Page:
AstraZeneca has paid $45 million and committed to up to $2.1 billion in milestones to team with Pieris Pharmaceuticals. The agreement sets Pieris up to move respiratory candidate PRS-060 into the clinic on AstraZeneca’s dime and pull in milestones as it and other pipeline prospects advance.
Tiny Pieris is due to receive the first, $12.5 million milestone when it moves moderate to severe asthma candidate PRS-060 into phase 1. AstraZeneca will fund clinical development of the interleukin-4 receptor alpha-targeting protein. If the asset reaches phase 2a, Pieris has the option to codevelop and commercialize it in the U.S., bumping up the royalties or gross margin share it receives in the process.
Pieris has a similar codevelopment option on other assets covered by the agreement. The biotech will develop four other proteins against undisclosed respiratory targets. If Pieris wants, it can sign up to codevelop and commercialize two of these programs in the U.S. Milestones and commercial payments across the deal could ultimately total $2.1 billion.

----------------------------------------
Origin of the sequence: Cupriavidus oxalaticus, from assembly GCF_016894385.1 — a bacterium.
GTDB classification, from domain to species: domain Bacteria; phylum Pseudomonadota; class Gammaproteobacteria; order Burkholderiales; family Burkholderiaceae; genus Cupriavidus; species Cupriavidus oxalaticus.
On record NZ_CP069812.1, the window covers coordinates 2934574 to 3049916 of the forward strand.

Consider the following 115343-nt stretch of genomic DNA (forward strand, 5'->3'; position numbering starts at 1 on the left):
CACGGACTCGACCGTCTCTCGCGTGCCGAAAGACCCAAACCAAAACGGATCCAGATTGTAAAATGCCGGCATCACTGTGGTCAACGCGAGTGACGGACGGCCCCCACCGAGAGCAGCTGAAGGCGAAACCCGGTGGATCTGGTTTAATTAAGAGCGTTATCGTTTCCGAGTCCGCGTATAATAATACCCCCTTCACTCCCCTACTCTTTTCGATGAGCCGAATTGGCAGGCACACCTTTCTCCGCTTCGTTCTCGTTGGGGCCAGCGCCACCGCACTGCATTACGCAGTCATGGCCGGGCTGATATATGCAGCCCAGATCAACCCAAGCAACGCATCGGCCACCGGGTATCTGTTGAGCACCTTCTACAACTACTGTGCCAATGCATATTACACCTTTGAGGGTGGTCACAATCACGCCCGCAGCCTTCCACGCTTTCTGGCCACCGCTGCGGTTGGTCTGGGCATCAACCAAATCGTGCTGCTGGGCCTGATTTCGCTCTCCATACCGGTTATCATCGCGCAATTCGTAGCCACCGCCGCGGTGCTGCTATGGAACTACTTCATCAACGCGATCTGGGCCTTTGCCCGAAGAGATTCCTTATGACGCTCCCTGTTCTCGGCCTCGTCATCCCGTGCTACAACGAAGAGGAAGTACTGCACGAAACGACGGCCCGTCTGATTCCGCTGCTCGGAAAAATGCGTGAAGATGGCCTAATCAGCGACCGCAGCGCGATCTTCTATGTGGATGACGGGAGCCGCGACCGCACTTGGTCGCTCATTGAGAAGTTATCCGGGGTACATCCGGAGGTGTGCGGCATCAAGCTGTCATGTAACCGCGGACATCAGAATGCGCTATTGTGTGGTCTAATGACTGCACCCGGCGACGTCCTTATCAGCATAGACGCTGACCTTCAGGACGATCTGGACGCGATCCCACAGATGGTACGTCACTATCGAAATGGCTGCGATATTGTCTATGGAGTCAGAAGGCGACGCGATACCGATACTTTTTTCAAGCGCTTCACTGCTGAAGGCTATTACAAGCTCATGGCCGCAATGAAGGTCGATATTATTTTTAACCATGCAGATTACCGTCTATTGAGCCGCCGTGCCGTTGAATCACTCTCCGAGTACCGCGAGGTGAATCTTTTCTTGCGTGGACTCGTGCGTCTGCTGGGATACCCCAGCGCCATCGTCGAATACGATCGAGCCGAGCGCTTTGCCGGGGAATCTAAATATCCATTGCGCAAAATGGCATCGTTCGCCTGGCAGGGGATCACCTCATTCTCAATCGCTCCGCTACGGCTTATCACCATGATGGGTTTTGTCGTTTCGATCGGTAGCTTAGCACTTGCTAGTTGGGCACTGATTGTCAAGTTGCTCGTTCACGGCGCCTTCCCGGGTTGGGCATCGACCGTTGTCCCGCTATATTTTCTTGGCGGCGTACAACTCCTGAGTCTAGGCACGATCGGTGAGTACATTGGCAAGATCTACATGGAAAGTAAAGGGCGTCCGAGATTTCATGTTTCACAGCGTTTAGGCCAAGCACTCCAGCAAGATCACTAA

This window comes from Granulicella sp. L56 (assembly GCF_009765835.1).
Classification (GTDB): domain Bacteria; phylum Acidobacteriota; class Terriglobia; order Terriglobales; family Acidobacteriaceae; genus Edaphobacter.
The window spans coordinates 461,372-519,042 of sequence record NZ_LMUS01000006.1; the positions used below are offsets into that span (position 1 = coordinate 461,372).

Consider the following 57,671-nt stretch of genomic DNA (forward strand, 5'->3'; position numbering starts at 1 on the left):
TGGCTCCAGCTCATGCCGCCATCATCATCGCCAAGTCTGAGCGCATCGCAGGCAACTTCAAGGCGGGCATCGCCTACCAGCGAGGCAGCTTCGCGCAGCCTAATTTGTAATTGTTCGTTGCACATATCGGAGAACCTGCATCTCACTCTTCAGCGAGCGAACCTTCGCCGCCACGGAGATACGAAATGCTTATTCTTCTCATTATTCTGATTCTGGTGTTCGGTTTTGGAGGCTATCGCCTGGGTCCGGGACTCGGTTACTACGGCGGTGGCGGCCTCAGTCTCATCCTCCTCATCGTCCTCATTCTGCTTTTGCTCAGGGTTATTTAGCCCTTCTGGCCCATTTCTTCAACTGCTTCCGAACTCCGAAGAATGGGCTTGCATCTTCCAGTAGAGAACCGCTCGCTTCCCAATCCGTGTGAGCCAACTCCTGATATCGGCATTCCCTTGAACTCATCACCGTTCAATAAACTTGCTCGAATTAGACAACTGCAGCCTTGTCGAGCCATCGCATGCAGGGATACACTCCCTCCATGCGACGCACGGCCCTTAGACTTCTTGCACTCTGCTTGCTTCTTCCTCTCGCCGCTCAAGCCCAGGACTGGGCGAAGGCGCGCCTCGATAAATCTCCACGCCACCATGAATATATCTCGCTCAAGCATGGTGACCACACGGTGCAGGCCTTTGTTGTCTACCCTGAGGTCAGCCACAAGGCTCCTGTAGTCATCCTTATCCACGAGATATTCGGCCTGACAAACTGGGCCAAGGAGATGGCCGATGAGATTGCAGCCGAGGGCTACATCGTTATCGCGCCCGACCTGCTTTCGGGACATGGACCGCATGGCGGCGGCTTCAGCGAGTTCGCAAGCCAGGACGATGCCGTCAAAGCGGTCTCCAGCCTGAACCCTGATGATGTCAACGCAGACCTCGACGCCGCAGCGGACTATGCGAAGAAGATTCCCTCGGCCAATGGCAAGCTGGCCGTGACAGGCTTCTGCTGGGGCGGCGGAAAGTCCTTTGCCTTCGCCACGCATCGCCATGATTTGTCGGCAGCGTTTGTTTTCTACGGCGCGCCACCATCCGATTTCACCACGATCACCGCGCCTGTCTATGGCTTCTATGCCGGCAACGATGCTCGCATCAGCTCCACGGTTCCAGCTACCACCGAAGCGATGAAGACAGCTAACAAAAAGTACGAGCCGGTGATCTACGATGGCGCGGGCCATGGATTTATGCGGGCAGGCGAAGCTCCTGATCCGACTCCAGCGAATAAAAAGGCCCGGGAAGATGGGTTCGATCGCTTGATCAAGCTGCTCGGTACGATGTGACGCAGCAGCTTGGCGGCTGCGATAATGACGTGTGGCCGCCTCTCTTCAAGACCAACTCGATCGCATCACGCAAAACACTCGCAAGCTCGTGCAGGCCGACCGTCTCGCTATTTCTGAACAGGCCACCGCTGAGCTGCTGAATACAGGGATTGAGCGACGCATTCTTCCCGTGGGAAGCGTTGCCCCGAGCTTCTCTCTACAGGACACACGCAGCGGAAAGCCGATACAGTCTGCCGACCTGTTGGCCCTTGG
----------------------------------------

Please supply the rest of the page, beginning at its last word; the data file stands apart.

Since AstraZeneca bolstered its respiratory business through deals with Almirall and Takeda, the Big Pharma has been better known for thinning that unit’s pipeline and portfolio than bringing on new assets. Over the past year, AstraZeneca has offloaded responsibility for two respiratory drugs in the U.S. to Circassia and licensed an early-stage program to Insmed. But in Pieris’ proteins it has identified a technology that has piqued its interest.
Pieris SVP Louis Matis, M.D., sees the size of the proteins, which are notably smaller than monoclonal antibodies, as part of their appeal in respiratory indications.
“Based on the limitations of many types of biologic molecules, direct delivery to the lungs via inhalation has been challenging to date for other classes of therapeutic proteins. Anticalin proteins have unique properties, not least of which is their size and stability, and show considerable promise for this route of delivery,” Matis said in a statement.
The partnership is the fourth Pieris has entered into since its transformation in 2014 and 2015. In less than one year, the company pulled off a reverse merger to land on the OTCQB exchange, upgraded to Nasdaq with a $25 million IPO and moved its headquarters from Freising, Germany, to Boston, Massachusetts.
An agreement with Roche was unveiled shortly after news of the Boston relocation emerged. And, after a quiet 2016, Pieris has hit the ground running this year, striking deals with Servier, ASKA Pharmaceutical and now AstraZeneca. The Servier and ASKA deals helped pull Pieris stock out of the doldrums. Pieris’ stock is up 71% this year but, ahead of the market opening following news of the AstraZeneca deal, is still trading below the IPO price.